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Art Educator as Ally

Like many of you, I’ve been feeling really blue since November 8th. I’ve been feeling like there’s very little I can do to protect the rights of many Americans I know and even more I don’t know who are concerned that their voices will not be heard and their very presence challenged under a Trump/Pence-led government. Chief among these are my LGBTQ family and friends.

In June, I bought Cora a rainbow flag at the Columbus Pride parade. At the time I felt silly, like I was just supporting the vendors trying to make a buck off the event. But she’s carried that flag to each rally we’ve been to in the past few weeks. Currently, it’s draping the dashboard of my car. Carrying the flag beyond the pride parade I feel like we are making a statement, showing we are allies who support the insanely simple idea that
LOVE IS LOVE.

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Today I had an encounter with a student that confirmed I am making a difference beyond adding rainbows to the visual political landscape.  A gay man living in Texas, this student works as a public school teacher and volunteers with various organizations in his community. Early in our studies together he expressed interest in making art with LGBTQ youth in his area. Today we talked about concrete steps he plans to take to make that happen.

At the end of our conversation he thanked me for supporting his vision and for encouraging him in his pursuits. I am so proud of him and can’t wait to see where this leads. I’m excited for the kids whose lives he’ll impact, whom he’ll help to see that it gets better. With his permission, perhaps I’ll share it all with you someday.

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A (Virtual) Visit from Art21

Screen Shot 2015-03-18 at 7.54.13 PM The University of Florida Master of Art Education online degree program is rounding out its fifth year and it’s taking me about with it. I’ve never had a job this long and it’s nice to feel like I’m grounded someplace. And not just any place, but in a program I’m proud to be a part of.

One of the things that we’ve been exploring over the years, and which I’ve written about here before, is how to work as a community of learners. How can we create a sense of togetherness as individuals with a lot in common, and going through a common experience, but with great distances keeping us physically apart?

My colleague Elizabeth Delacruz created a course on “Globalization, Art, and Education” which includes lots of activities to help students find, create, and maintain their own online professional learning networks (PLNs) using social media (Facebook, Twitter, ArtEducation2.0) and bookmaking tools (Scoopit, Pinterest). The connections students make in these venues bring them together in new ways outside the somewhat stifled space the institution provides for coursework. They also bring them in communication with other educators and artists. Relationships in these venues can be more dynamic, visual, personal. They are, to use one of Elizabeth’s favorite adjectives, robust.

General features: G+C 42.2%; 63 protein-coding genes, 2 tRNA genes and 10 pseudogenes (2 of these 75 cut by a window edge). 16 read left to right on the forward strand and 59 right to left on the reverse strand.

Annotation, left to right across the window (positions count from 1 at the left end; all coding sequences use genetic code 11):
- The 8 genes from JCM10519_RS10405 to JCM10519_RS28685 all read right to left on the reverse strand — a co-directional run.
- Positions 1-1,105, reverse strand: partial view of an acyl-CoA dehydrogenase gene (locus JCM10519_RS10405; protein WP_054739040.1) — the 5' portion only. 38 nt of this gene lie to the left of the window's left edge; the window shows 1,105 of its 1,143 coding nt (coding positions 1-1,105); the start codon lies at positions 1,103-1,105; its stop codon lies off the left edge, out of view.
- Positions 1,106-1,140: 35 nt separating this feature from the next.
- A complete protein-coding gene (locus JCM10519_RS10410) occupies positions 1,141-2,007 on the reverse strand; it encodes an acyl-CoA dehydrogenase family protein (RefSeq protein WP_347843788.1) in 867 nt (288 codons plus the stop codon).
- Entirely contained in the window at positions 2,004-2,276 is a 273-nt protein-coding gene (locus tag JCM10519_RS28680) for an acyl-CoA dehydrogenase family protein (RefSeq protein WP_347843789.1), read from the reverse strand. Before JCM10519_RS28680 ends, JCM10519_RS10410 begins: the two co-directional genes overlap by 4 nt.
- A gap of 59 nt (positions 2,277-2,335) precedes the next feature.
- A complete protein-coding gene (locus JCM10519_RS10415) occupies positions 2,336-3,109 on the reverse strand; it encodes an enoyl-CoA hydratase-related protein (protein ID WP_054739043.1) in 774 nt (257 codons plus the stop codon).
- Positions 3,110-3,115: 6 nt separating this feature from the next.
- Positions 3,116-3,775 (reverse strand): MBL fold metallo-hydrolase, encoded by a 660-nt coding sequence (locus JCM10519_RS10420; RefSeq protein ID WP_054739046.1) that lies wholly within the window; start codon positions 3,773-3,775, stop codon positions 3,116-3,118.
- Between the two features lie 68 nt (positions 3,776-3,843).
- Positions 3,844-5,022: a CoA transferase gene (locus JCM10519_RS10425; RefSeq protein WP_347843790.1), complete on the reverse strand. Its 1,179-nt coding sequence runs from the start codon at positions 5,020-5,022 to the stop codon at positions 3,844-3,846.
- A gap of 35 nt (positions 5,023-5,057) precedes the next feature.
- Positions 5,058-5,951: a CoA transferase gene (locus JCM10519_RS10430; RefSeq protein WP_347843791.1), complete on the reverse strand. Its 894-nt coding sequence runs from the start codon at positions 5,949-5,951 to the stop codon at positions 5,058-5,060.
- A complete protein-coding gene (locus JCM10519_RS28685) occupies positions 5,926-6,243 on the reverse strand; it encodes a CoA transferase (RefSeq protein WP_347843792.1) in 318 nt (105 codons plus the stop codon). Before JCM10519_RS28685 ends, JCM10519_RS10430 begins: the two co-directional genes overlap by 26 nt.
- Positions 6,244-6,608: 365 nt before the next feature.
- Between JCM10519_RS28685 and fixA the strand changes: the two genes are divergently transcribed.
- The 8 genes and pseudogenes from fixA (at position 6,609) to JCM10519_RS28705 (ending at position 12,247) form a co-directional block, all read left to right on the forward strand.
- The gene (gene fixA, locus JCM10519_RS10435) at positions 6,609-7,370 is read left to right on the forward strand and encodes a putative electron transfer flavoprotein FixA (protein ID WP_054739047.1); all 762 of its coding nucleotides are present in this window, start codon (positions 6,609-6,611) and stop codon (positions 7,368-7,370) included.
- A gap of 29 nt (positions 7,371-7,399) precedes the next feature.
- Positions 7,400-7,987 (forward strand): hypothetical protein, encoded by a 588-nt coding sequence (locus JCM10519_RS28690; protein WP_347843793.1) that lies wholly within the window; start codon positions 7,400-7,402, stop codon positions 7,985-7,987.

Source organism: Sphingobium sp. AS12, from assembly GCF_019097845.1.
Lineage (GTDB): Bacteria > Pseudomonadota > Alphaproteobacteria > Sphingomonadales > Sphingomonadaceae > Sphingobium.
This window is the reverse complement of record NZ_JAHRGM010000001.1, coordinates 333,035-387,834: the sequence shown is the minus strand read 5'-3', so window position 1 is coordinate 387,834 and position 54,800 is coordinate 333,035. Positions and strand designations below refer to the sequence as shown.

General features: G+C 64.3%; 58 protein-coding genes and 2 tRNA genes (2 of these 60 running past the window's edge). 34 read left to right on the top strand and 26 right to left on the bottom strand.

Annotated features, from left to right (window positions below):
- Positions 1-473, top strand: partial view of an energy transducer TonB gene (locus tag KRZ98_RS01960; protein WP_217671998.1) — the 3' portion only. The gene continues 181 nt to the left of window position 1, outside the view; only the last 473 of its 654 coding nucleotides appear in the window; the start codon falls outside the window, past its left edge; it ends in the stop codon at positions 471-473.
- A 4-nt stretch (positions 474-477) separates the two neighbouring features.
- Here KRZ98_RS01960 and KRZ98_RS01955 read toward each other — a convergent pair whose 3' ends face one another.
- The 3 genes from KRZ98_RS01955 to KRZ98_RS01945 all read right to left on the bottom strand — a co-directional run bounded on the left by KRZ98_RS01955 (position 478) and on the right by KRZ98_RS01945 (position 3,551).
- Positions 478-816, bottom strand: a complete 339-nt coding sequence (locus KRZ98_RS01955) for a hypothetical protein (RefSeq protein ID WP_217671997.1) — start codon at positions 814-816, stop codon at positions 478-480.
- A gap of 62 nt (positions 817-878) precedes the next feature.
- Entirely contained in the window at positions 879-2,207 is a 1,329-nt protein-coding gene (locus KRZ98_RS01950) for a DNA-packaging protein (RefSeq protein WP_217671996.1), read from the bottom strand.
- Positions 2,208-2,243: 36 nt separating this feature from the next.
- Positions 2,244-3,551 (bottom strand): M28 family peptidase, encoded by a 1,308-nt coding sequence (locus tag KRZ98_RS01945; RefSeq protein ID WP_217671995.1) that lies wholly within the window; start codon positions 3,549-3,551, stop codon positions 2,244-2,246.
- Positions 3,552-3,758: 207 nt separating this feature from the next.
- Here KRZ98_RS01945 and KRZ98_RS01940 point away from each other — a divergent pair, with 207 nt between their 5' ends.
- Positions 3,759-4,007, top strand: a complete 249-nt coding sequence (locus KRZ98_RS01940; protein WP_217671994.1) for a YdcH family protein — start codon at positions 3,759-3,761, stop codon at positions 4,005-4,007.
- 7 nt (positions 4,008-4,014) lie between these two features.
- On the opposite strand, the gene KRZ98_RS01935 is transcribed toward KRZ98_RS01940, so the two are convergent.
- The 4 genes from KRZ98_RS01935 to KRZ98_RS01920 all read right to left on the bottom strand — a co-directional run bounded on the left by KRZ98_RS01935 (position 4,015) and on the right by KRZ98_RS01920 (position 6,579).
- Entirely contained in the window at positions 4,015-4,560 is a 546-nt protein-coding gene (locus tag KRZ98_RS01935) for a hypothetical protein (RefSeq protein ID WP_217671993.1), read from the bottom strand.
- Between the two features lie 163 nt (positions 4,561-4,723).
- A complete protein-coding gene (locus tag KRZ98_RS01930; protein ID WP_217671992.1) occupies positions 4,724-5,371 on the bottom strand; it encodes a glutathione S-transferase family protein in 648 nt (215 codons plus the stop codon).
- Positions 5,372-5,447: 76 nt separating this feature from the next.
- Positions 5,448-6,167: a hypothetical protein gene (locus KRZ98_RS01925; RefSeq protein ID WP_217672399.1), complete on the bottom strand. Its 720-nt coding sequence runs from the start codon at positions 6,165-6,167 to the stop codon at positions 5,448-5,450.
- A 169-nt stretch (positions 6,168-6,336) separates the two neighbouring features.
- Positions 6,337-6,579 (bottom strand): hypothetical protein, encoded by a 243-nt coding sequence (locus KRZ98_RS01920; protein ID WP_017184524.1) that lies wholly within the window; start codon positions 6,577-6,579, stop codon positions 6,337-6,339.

From campus, Craig Roland and Michelle Tillander host summer studio courses (taught by studio art faculty) peppered with collaborative artmaking challenges. Students often speak of their weeks on campus as one of the most transformative aspects of the program. This is attributed in part to the quality of the classes and opportunities they provide these busy folks to focus on themselves as artists for a moment, and in part to the time they have with their peers, people they have gotten to know online but have not been, and may never again be, with in person.

They also plan annual lectures (on campus and online) that bring us together in new ways. Some of these have been on campus lectures shared through a live stream, others presentations have been planned specifically for us and delivered through out virtual meeting space. Over the years, we have heard from Olivia Gude, Oliver Herring, Terry Barrett, and just this week, Joe Fusaro – senior educational advisory for the PBS contemporary art series Art21.

Craig crossed paths with Joe at a few conferences and was eager to bring him in contact with our students. In addition to his work with Art21, Joe is the Visual Arts Chair for the Nyack Public Schools in New York. This combination of activities, building on more than two decades in the classroom, made Joe the perfect person to speak to our students about “Teaching with Contemporary Art.” He doesn’t just talk the talk, he walks the walk.

For many, the idea of sharing contemporary art with students seems daunting, if not dangerous. Such work can be confusing for people unfamiliar with it since it often doesn’t look like art at all. And oftentimes, contemporary artists challenge normative society in ways that make parents and administrators uncomfortable. Rather than seeing these as excuses for leaving it out of the curriculum equation, my colleagues and I see them as reasons to include them. But sometimes students, like children, need to hear from someone other than their teachers, their in loco parentis.

Joe spoke with passion about the artists he works with on Art21. He beamed as he shared his students’ work with us. It was as if he were demonstrating a principle I have tried to convey to students – teaching new artists and ideas is engaging for educators, not just our students. I’m personally looking forward to building on Joe’s talk in my classes and with students working on related capstone projects. He gave us lots of great questions to consider and strategies to try out. The occasion also inspired me to dig deeper into the resources available on the Art21 website, articles in their e-magazine, and to watch episodes of the program I haven’t seen yet. (It’s kind of hard to believe they are on their seventh season). Thankfully summer recess is just a few weeks away.

#MobilePhotoNow Models Participatory Culture

Screen Shot 2015-02-08 at 1.17.00 PMThe curator’s talk at the opening of #MobilePhotoNow at the Columbus Museum of Art was a whole lot different from similar talks I’ve been to in the past. While the tone was serious, it was also welcoming. The comments were smart, and thought-provoking, but understandable by folks who don’t spend the majority of their time in white boxes with artists and collectors. Attention was also paid to those who might not speak hashtag as well as Jimmy Fallon and Justin Timberlake. This is all in keeping with CMA’s mission: “to create great experiences with great art for everyone.”